This Happy New Year post is a way of thanking ten writers who gave me much reading pleasure and taught me many new things last year.
In alphabetical order:
ELENA GORFINKEL: Can I just say how great it is to be able to read the work of this brilliant film scholar on a regular basis now in the pages of Sight & Sound magazine?
CATHERINE GRANT: Nothing less than an Internet film-cultural institution.
AMELIE HASTIE: Pioneering feminist film scholar (for many years part of the Camera Obscura editorial collective) whose invaluable column, “The Vulnerable Spectator,” has run in Film Quarterly for the last five years.
PAMELA HUTCHINSON: An indefatigable freelance critic, silent film historian, and erudite and elegant writer.
SO MAYER: One of film culture’s most gloriously centrifugal thinkers and writers.
— Because so much of their work–poetry, essays, pamphlets–was in print form (see this tweet for details), let me link here to two (of many) online pieces: on “women who wander” in the films of Campion, Varda, and other filmmakers; and an obituary for Armenian fimmaker Maria Saakyan.
B. RUBY RICH: A titan of film culture–whom I’ve been reading for decades. (Full disclosure: I feel fortunate to be working alongside her at Film Quarterly on the journal’s online column, Quorum.)
— All of Ruby’s editorials for Film Quarterly are available to read for free online.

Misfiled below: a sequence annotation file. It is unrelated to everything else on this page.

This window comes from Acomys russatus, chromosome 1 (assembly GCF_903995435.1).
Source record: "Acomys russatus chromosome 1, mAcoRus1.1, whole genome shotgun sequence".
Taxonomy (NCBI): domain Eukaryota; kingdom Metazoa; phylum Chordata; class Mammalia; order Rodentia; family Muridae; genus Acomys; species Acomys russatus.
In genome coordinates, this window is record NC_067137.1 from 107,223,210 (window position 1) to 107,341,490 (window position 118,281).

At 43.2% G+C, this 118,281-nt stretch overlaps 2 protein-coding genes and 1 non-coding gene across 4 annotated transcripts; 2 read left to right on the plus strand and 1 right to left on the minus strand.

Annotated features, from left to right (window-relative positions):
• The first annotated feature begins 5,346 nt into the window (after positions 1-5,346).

ANNA BACKMAN ROGERS and DANIELLA SHREIR: Two visible and important figures in film culture today, whom I group together because of their invaluable work as editors (of MAI Feminism and Another Gaze, respectively), in addition to their own writings: Rogers’ recently released book on Sofia Coppola (Berghahn Books), and Shreir’s award-winning translation of Chantal Akerman’s My Mother Laughs (Silver Press).
MOIRA WEIGEL: Freelance writer/editor with an extraordinary range, including but traveling well beyond film.
— You can read her film criticism: at Criterion and at n+1.
— “Why Silicon Valley Can’t Fix Itself” at the Guardian.
— Moira also edits the superb technology magazine Logic (with Ben Tarnoff). See her important piece, “The Internet of Women”.
ALISON WILLMORE: Few critics working today are as good at surrounding films with rich context (about representation, cultural politics, industry, genre) in their reviews. Here are just two of many excellent pieces at Buzzfeed (where she is film critic):
If you’re curious: last year’s year-end post also highlighted (and linked to) the work of several excellent writers.
Happy New Year!